Be honest. You’re running late (see #1), you can’t think of what to write, and someone e-mails you a heartwarming story. With just a tweak here and there, it could be a great essay, you think. It’s what you would have written if you’d just had enough time. Don’t be fooled! College admission officers have read hundreds, even thousands of essays. They are masters at discovering any form of plagiarism. Adapting an e-mail story, buying an essay from some Internet site, getting someone else to write your essay, admission people have seen it all. Don’t risk your college career by taking the easy way out.

Take a risk. On the other hand, some risks can pay off. Don’t settle for the essay that everyone else is writing. Imagine an admission officer up late, reading the fiftieth essay of the day, yours. Do you want that person to nod off because he or she has already read ten essays on that topic? “The danger lies not in writing bad essays but in writing common essays, the one that admission officers are going to read dozens of,” says an associate director at a Pennsylvania high school. “My advice? Ask your friends what they are writing, and then don’t write about that!”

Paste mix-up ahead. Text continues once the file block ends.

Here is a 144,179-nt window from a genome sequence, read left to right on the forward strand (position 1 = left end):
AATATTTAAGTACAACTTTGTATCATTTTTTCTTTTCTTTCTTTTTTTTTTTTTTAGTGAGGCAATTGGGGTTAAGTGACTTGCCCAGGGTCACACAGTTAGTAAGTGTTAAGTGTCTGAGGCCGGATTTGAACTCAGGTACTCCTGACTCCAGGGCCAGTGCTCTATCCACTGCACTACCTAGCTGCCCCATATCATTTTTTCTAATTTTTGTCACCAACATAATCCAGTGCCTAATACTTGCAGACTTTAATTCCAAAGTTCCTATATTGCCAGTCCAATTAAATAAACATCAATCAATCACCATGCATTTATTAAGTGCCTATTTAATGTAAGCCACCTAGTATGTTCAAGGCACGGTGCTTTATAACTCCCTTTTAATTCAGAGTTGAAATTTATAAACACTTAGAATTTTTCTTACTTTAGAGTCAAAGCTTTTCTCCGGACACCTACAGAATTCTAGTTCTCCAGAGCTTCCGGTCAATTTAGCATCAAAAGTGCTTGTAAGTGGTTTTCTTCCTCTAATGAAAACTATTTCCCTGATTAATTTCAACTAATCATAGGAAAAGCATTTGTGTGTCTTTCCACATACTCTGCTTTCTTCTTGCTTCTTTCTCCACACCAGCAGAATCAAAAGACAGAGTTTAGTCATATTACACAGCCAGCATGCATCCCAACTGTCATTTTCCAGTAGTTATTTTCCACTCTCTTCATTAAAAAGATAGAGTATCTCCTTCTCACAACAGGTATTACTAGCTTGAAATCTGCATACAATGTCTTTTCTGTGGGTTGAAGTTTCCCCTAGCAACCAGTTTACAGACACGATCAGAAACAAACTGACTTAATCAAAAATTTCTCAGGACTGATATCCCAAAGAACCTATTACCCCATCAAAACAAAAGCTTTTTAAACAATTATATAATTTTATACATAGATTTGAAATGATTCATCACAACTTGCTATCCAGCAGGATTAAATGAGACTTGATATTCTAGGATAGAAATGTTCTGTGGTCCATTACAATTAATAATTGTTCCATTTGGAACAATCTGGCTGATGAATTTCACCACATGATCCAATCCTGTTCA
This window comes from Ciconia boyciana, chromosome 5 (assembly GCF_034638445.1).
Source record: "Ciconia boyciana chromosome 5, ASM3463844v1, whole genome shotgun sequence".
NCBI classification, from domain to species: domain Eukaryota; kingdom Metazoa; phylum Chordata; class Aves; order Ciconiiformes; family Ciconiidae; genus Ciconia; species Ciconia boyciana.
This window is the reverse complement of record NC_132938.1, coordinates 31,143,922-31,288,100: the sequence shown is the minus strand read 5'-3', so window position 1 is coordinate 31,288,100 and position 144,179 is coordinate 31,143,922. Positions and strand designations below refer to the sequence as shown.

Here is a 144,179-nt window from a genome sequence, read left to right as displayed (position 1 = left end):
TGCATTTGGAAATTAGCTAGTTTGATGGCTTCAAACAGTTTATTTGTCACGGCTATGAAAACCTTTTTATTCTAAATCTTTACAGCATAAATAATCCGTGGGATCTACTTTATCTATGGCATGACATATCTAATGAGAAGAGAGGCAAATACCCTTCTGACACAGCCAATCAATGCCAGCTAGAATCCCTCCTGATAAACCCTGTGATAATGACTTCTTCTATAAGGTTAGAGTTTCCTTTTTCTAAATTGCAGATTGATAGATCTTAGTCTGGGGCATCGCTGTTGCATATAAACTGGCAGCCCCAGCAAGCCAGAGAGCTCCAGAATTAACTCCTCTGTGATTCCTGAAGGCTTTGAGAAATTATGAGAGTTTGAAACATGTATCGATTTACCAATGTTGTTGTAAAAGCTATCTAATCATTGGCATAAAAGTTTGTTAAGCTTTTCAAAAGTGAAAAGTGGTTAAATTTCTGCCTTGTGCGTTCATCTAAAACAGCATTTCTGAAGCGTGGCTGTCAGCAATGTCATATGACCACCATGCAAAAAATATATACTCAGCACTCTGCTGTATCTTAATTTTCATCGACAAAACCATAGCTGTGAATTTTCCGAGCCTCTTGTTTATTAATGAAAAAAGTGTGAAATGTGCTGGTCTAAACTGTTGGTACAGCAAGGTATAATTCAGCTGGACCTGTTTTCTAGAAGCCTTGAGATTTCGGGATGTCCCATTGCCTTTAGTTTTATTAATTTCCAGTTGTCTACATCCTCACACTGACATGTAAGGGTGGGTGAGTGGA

Keep in focus. This is your chance to tell admission officers exactly why they should admit you. Unfortunately, some students try to list every single reason, their stellar academic record, their athletic prowess, their community service, all in a page or two. When that happens, the essay looks like a grocery list. Even though the Common Application main essay has a suggested minimum of 650 words, with no limit, every admission officer has a big stack to read every day; he or she expects to spend only a couple of minutes on the essay. If you go over 700 words, you are straining their patience, which no one should want to do. Instead, read the essay question carefully and jot down a few ideas. Then choose the one that looks like the most fun to write about. Stick to that main theme throughout the essay. You don’t have to list all your achievements, that’s what the rest of the application is for. Use the essay in a creative way to help the admission officers get to know you as a person.